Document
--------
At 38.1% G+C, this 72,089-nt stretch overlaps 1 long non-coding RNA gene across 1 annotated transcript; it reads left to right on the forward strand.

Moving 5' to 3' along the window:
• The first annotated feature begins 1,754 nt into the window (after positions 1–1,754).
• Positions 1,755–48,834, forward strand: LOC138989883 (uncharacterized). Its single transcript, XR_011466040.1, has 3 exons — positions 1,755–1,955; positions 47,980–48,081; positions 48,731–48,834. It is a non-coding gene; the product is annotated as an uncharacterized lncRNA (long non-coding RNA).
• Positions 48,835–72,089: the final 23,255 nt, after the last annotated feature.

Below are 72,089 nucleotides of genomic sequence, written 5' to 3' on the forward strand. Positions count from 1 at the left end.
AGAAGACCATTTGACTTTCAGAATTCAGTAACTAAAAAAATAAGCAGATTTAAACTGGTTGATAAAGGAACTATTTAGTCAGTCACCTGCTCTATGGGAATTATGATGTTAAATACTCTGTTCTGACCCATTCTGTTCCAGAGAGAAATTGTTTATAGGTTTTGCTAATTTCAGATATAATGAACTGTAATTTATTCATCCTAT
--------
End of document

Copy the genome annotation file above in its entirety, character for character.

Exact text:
At 38.1% G+C, this 72,089-nt stretch overlaps 1 long non-coding RNA gene across 1 annotated transcript; it reads left to right on the forward strand.

Moving 5' to 3' along the window:
• The first annotated feature begins 1,754 nt into the window (after positions 1–1,754).
• Positions 1,755–48,834, forward strand: LOC138989883 (uncharacterized). Its single transcript, XR_011466040.1, has 3 exons — positions 1,755–1,955; positions 47,980–48,081; positions 48,731–48,834. It is a non-coding gene; the product is annotated as an uncharacterized lncRNA (long non-coding RNA).
• Positions 48,835–72,089: the final 23,255 nt, after the last annotated feature.

Below are 72,089 nucleotides of genomic sequence, written 5' to 3' on the forward strand. Positions count from 1 at the left end.
AGAAGACCATTTGACTTTCAGAATTCAGTAACTAAAAAAATAAGCAGATTTAAACTGGTTGATAAAGGAACTATTTAGTCAGTCACCTGCTCTATGGGAATTATGATGTTAAATACTCTGTTCTGACCCATTCTGTTCCAGAGAGAAATTGTTTATAGGTTTTGCTAATTTCAGATATAATGAACTGTAATTTATTCATCCTAT